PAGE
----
Ad tech M&A boom continues as Blackstone-backed Liftoff and Vungle merge
The blistering run of dealmaking throughout the ad tech industry is showing no signs of slowing down, with Liftoff and Vungle the latest to cut a deal.
Both companies are merging into one following prior majority investments from private equity funds managed by Blackstone. It will be called Liftoff+Vungle temporarily, and it will try to consolidate in-app spending into what is being touted as one of the largest independent ad tech companies in the mobile advertising space.
Doing so could secure more media dollars flowing through both businesses. Consider this: Liftoff delivers two billion engaging ads each day across more than 500,000 mobile apps in more than 140 countries. Vungle, on the other hand, has over 100,000 direct SDK integrations across leading mobile app publishers and 15,000 individual content creators across its influencer marketing platform, in addition to other services across user acquisition, creative technologies, and content analytics.
“The main objective of the merged entity is to reduce the marginal cost of production,” said Tom Triscari, a programmatic economist at consulting firm Lemonade Projects. When ad impressions are the gizmo that comes off the production line, the idea is to increase production through fewer fixed costs and also realize a reduction in variable cost (server clusters, data processing, etc). This means the marginal cost is reduced, so the merged entity can now lower its price to be more competitive and still earn a respectable profit margin.”
It’s a move straight from the vertical integration playbook with both Liftoff and Vungle seeking some efficiency benefits from operating across both the demand and supply side of in-app ad spending. Liftoff covers the dollars flowing from media buyers in so far as it helps those with mobile apps identify, grow and retain their audiences through user acquisition and retargeting campaigns. On the flipside, Vungle connects advertisers with mobile app publishers who want to monetize their apps. Now, those businesses can tackle the myriad of problems around in-app advertising, from creative to measurement, from different angles, said Liftoff co-founder and CEO Mark Ellis.
One of those problems is tracking — specifically, the way advertisers track users is being upended by the biggest owners of online media — when it comes to apps and sites on Apple devices. Both Liftoff and Vungle are in rude health despite the disruption, said Ellis. In fact, Apple’s changes have pushed media dollars into their businesses, rather than sucked it from them, he added. It’s still early days, however, and the business is braced for a loss of individual-level addressable media on those devices moving forward. In fact, the way Ellis sees it, the future will require businesses like Liftoff and Vungle to take a more portfolio-based approach to identify those audiences. This means leveraging three or four key approaches, from contextual to first-party IDs, in tandem.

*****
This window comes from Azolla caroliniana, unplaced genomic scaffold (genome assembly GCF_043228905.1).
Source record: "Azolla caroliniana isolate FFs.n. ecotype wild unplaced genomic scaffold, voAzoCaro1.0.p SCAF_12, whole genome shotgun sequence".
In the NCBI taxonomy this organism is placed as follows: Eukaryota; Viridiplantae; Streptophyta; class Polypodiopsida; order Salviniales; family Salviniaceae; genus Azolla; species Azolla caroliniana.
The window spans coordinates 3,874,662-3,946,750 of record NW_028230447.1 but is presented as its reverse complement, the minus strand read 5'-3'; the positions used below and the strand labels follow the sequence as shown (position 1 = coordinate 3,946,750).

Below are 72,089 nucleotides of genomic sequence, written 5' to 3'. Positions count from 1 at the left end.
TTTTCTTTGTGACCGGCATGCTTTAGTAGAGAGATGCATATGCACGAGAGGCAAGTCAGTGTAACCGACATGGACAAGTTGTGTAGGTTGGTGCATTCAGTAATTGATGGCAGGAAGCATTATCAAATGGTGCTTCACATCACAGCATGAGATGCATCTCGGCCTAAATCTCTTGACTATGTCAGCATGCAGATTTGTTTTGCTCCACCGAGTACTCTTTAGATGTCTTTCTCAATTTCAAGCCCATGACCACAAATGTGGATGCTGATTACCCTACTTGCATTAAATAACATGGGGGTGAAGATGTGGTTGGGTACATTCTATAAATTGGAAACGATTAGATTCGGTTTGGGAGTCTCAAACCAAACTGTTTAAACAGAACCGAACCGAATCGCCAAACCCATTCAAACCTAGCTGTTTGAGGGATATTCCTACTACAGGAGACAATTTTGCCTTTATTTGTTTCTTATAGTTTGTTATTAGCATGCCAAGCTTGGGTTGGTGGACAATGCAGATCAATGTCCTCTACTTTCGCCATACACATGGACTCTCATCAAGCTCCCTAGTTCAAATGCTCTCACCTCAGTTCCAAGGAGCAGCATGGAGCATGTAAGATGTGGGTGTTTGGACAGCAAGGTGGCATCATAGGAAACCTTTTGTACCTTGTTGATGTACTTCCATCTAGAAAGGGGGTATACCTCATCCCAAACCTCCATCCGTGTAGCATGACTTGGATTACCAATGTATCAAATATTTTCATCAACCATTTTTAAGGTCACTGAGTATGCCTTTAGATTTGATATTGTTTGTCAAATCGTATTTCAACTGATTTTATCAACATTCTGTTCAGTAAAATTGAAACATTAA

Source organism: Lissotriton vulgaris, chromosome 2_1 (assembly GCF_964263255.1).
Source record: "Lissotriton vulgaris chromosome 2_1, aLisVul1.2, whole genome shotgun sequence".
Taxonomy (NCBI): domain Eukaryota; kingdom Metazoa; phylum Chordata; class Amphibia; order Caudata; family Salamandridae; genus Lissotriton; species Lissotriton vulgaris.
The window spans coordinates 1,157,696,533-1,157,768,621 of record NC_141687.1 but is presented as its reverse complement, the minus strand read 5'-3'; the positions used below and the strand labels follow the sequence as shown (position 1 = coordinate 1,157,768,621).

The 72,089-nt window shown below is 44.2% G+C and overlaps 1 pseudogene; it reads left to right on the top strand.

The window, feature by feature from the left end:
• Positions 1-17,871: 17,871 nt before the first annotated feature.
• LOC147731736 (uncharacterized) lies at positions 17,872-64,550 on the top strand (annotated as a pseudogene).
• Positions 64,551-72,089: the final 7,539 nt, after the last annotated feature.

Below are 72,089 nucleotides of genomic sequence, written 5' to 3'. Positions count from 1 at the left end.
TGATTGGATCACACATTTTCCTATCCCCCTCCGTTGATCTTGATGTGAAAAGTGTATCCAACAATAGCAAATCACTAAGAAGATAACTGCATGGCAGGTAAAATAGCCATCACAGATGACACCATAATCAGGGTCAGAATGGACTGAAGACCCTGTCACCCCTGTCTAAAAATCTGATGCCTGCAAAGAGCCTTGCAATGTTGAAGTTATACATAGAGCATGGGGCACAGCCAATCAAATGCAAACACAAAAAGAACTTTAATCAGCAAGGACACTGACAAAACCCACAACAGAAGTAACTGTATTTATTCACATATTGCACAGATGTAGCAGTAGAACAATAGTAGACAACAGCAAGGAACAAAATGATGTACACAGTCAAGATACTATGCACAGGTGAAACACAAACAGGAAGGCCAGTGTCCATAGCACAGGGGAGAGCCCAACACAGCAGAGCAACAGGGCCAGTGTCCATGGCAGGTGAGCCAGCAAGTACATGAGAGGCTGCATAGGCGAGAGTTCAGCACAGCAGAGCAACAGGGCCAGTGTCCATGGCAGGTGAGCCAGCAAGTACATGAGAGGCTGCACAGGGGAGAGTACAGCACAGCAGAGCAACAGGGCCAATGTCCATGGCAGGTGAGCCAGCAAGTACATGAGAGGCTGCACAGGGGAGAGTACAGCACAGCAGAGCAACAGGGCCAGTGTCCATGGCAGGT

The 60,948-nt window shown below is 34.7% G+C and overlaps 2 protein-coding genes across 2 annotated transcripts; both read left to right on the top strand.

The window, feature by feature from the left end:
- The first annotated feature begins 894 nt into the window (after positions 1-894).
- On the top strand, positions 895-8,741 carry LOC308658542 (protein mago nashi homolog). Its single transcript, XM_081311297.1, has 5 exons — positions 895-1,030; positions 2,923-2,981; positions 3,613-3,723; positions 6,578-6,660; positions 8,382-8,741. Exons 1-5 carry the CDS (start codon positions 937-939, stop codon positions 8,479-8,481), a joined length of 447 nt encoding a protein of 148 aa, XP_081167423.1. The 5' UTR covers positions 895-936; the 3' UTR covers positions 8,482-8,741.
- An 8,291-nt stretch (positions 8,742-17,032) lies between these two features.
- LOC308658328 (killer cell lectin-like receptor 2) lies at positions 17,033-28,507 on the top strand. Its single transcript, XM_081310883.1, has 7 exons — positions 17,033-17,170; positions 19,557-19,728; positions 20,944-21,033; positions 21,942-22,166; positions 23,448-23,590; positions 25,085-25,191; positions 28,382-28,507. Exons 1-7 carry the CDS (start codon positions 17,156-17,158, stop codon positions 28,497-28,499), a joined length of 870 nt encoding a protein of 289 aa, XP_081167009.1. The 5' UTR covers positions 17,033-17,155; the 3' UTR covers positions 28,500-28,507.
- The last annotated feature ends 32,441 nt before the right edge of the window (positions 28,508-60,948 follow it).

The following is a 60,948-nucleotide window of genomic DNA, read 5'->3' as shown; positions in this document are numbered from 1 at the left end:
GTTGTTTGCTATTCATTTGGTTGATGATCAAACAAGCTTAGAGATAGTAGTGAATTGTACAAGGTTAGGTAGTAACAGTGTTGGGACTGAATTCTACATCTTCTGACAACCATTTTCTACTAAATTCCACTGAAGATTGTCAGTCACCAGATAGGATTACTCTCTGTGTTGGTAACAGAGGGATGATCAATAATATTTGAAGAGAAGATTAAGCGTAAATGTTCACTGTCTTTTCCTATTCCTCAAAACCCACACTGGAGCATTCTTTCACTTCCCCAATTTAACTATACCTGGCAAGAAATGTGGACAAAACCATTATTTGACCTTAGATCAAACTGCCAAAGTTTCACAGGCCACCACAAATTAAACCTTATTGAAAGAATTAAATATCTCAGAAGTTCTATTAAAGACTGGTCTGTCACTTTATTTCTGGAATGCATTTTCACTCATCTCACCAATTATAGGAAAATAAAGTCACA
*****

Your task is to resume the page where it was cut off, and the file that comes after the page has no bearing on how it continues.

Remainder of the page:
“Our strategy is to take advantage of data that our customers impart to us to be able to do what we do as well as the data we collect ourselves,” said Ellis. “We don’t take aggressive advantage of other third-party data that one could purchase because we’ve found that the data we already have access to tends to be more powerful than what we could purchase from those businesses.”
The deal is set to close at the end of September. And when it does there will not be a raft of job cuts, said Ellis. Instead, the business will hire more people. He expanded on the point: “Not only are our hiring plans [as Liftoff] still intact for the rest of the year, we’re also going to layer on top of that additional hires because of the opportunities we’re able to pursue as a combined entity.”
Deals are rife across the ad tech market now. Some of it is out of necessity because Apple has kneecapped the ability for many companies to make money from tracking people. This is not one of those deals, said Ellis. In fact, he said a deal like this would have happened sooner or later — it’s just that the circumstances were right at the moment. Not just the market conditions, but the fact that both Liftoff and Vungle are backed by Blackstone, which owns other ad tech and mar tech businesses. More deals could follow as a result.
“But it’s much broader than is Blackstone helpful in acquiring certain assets because they’re bringing in complementary skill sets that power our business forward,” said Ellis. “When I signed the deal with Blackstone back in December there were several aspects to it that really drove my thinking not least the fact that they’re a great partner, have a wider context across the industry due to the fact that they own different parts of the broader ad tech and mar tech app economy.”
Still, it’s unlikely that any future deals would go down the walled garden path. Companies like Applovin are pursuing acquisition strategies predicted on them building an ad ecosystem to sell space across its own inventory. That way the business doesn’t have to be reliant on a mobile identifier owned by Apple or any other business to profit from granular tracking. It’s a sound strategy, but one not without problems.
“Everything that we hear from our clients tells us that the industry is hungry for a scaled alternative that is devoid of bias,” said Ellis. “I’m not arguing that doing things that way doesn’t make sense. What I’m saying is that our strategy is to be independent and unbiased so that there’s no question in the minds of marketers as to what our intentions are when it comes to whether it’s the chance of us using their data to enhance our owned-and-operated apps or if we’re going to use their dollars to enhance another part of the business. We’re aligned with our customers.”
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